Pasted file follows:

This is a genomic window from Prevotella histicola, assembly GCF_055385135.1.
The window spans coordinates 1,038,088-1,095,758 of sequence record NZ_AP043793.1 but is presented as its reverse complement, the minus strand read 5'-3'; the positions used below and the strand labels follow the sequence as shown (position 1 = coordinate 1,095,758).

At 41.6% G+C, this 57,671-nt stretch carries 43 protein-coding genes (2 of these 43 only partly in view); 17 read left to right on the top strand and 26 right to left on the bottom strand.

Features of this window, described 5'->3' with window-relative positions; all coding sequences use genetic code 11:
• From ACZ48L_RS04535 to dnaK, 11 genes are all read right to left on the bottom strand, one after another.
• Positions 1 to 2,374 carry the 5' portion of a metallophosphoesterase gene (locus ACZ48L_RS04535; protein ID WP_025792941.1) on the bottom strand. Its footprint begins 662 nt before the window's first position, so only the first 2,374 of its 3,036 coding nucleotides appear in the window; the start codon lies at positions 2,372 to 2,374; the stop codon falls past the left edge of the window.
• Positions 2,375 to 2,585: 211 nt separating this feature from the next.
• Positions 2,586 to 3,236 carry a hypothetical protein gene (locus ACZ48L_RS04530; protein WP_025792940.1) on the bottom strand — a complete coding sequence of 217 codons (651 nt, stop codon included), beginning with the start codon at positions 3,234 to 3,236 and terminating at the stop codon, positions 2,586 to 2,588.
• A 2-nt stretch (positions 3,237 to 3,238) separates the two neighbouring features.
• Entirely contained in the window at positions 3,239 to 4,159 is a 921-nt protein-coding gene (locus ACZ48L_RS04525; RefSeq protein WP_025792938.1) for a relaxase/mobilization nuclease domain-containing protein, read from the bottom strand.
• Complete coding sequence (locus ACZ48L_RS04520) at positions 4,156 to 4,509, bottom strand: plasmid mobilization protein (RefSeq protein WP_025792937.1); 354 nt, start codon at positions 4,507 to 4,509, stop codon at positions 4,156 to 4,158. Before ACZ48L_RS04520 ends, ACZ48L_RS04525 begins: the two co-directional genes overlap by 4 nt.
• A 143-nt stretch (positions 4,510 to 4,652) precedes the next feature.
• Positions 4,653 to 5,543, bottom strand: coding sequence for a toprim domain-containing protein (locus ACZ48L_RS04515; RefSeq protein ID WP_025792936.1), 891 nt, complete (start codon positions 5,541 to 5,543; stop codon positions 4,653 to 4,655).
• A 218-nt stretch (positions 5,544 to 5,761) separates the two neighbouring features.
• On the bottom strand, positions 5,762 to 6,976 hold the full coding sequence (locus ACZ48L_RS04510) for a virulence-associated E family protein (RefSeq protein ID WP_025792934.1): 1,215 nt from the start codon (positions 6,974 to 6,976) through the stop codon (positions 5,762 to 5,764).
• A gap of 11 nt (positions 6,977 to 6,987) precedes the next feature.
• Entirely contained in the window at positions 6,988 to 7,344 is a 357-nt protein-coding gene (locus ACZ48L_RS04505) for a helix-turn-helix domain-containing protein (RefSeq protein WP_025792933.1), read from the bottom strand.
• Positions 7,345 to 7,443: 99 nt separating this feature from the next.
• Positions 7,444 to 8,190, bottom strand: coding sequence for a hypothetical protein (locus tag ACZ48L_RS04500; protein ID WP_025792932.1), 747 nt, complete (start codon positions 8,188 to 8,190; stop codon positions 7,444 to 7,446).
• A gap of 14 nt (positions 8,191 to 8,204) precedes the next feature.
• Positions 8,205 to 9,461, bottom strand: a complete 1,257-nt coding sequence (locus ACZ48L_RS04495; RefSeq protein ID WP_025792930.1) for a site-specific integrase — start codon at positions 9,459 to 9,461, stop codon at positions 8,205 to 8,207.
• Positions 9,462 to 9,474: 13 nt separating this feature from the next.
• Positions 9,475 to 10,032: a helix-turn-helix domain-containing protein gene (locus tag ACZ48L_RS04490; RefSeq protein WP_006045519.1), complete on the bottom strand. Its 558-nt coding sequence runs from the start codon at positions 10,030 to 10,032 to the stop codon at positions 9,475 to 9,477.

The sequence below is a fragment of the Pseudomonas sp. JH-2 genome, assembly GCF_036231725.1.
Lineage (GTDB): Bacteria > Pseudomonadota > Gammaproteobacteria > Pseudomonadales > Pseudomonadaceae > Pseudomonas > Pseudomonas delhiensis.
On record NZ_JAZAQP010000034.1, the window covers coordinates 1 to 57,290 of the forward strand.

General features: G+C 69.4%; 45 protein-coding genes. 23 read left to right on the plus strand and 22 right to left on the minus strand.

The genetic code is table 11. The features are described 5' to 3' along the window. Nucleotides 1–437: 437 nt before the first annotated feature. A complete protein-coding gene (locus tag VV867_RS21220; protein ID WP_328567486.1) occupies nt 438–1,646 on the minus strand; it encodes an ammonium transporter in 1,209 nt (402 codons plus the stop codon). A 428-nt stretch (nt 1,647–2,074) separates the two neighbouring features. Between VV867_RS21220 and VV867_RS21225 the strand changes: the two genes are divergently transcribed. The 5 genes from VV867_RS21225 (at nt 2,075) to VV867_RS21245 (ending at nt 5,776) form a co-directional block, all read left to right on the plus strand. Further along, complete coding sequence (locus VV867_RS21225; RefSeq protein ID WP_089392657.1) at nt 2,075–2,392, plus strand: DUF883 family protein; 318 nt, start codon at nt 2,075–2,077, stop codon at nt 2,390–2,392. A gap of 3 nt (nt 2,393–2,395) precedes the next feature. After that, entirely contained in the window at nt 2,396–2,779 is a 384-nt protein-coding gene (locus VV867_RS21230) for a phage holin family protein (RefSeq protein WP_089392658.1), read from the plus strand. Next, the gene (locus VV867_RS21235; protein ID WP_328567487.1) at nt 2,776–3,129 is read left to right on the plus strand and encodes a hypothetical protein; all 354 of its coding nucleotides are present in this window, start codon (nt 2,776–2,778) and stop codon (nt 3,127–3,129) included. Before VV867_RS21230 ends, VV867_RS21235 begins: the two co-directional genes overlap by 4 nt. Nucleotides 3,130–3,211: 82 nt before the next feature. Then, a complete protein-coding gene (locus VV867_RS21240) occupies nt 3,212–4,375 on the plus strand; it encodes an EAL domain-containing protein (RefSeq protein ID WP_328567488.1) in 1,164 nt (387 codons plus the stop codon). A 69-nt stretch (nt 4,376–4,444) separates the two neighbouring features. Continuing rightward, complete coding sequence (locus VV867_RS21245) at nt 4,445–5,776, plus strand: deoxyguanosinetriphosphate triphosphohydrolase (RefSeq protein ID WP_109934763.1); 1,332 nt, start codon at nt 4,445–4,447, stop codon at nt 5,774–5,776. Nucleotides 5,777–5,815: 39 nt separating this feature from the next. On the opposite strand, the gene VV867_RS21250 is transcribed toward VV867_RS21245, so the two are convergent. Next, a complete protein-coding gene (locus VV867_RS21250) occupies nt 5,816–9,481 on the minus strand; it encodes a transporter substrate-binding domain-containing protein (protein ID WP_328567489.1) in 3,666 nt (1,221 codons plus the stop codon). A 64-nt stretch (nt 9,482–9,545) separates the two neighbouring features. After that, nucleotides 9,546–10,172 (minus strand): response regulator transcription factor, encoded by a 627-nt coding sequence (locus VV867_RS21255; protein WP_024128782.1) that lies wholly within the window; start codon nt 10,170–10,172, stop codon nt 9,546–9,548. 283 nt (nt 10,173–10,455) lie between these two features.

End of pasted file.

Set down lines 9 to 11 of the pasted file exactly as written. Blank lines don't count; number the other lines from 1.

• A 2-nt stretch (positions 3,237 to 3,238) separates the two neighbouring features.
• Entirely contained in the window at positions 3,239 to 4,159 is a 921-nt protein-coding gene (locus ACZ48L_RS04525; RefSeq protein WP_025792938.1) for a relaxase/mobilization nuclease domain-containing protein, read from the bottom strand.
• Complete coding sequence (locus ACZ48L_RS04520) at positions 4,156 to 4,509, bottom strand: plasmid mobilization protein (RefSeq protein WP_025792937.1); 354 nt, start codon at positions 4,507 to 4,509, stop codon at positions 4,156 to 4,158. Before ACZ48L_RS04520 ends, ACZ48L_RS04525 begins: the two co-directional genes overlap by 4 nt.